Stories are emerging from the woodwork about bullies in medicine. I’d like to say I’m shocked, but sadly I think most doctors have experienced, seen, or at least heard whispers in the corridor hinting of similar experiences.
I’ve been thinking about the opposite of bullying: where someone is not only pleasant and professional, but they go out of their way to teach you, help you or mentor you. I hope that most doctors have known someone like this, a clinician who they could respect and seek to emulate.
This week a mentor and dear friend of mine passed away and I feel bereft. Besides feelings of loss, regret at not visiting more and pangs of sorrow for her family, I am reminded of the lifelong impact she had on not only the way I practice medicine, but the way I live life.
It was by a happy accident that as a third year med student on an overseas elective in the US, I landed in theatre with Anne, a warm, strong and highly intelligent Scottish-born anesthesiologist. I will be forever grateful for this.
I was not only in need of teaching, I was in dire need of a mentor. Being far from home, in a pretty sticky situation, I felt lost. Life doesn’t stop for medical school and it was a sometimes painful and tumultuous time for me.
She saw I needed guidance and took me under her wing. ‘I’ve decided to adopt you,’ she said, with a pleasing Scottish lilt.
She taught me not only about anaesthetics, but plenty about patient care and rapport, medical ethics, and how to live life fully and generously. Who says anaesthetists are only good with the unconscious!
She took me in for Christmas, introduced me to her family and her beloved boxer dogs. I stayed a while and it felt like home. Looking out over the river from her back window I felt so peaceful.
I have since learnt that my friend has helped countless others. It was completely usual for her to give tirelessly of her time, knowledge, expertise, affection and energy. It was ordinary for her, but to me, extraordinary and so needed.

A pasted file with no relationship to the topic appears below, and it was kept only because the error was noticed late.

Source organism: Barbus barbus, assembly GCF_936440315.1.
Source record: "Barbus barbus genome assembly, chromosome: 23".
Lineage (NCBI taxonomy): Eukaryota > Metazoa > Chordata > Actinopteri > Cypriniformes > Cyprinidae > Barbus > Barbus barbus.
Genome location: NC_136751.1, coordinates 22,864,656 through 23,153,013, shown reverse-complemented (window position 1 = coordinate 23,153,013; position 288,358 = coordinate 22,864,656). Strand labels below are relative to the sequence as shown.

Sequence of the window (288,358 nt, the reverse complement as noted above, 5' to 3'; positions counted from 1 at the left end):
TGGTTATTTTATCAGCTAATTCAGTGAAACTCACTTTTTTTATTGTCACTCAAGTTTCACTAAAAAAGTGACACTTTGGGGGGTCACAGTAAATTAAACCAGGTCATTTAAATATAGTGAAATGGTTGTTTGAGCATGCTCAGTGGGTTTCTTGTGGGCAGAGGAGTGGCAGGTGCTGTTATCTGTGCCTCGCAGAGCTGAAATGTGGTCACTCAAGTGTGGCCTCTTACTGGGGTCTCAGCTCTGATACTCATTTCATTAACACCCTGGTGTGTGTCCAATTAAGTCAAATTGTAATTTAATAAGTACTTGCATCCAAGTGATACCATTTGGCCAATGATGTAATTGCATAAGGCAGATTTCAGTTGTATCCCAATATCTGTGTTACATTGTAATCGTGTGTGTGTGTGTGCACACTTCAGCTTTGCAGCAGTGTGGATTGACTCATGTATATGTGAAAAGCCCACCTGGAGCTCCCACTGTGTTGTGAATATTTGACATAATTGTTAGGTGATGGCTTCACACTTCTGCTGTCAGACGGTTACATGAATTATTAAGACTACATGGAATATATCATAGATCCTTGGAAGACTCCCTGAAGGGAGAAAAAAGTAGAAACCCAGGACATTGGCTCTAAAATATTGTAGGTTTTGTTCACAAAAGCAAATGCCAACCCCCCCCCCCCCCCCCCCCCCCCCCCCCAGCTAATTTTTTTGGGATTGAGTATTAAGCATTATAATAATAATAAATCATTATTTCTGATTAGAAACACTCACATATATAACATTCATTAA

She would devote evenings to residents who were preparing for their vivas, spending hours going over the minutiae of anaesthetics.
She was wholeheartedly a patient advocate. She was a wonderful colleague, offering to take shifts when others were struggling. She was a support for friends, students, patients and her team. She was always ready with a kind word or a good strong hug.
She passed on her wisdom generously. For example, she told me that it is poor form to tell clinical stories as tales of battle for personal glory, because by doing this you are capitalising on a human being’s suffering and misfortune. I think of this every time I go to tell a clinical anecdote, asking myself ‘Am I telling this story to debrief, to enlighten, for advice- or for glory?’ If it’s for the latter, I keep my mouth shut.
This was a cute thing: she startled easily- but recovered with hilarious immediacy. I came down one morning and she was in the kitchen making coffee. I said ‘Morning!’, and she shrieked and nearly hit the roof. Then she turned to me with a serene smile. ‘Morning,’ she replied. She came over and took my face in her hands and beamed at me, like I was the very thing she had wanted to see at six in the morning.
When I went back to visit her, during a break in my GP training, I was a brighter and slightly more self assured human being. I had no task but to enjoy Anne. To make her coffee, or a meal after her shift, walk her dogs and bask in her sweet company. It was one of the happiest weeks of my life. She welcomed me into her home and her life and I am a better human being as a result.
Though she’s gone, I am determined to carry on being the kind of doctor and human being who she’d be proud to know. She was just one person, but her presence in the world was large and she will be so missed by her family and many devoted friends.
I would love to hear stories from any of you about mentors, role models and friends who have inspired you and touched your lives.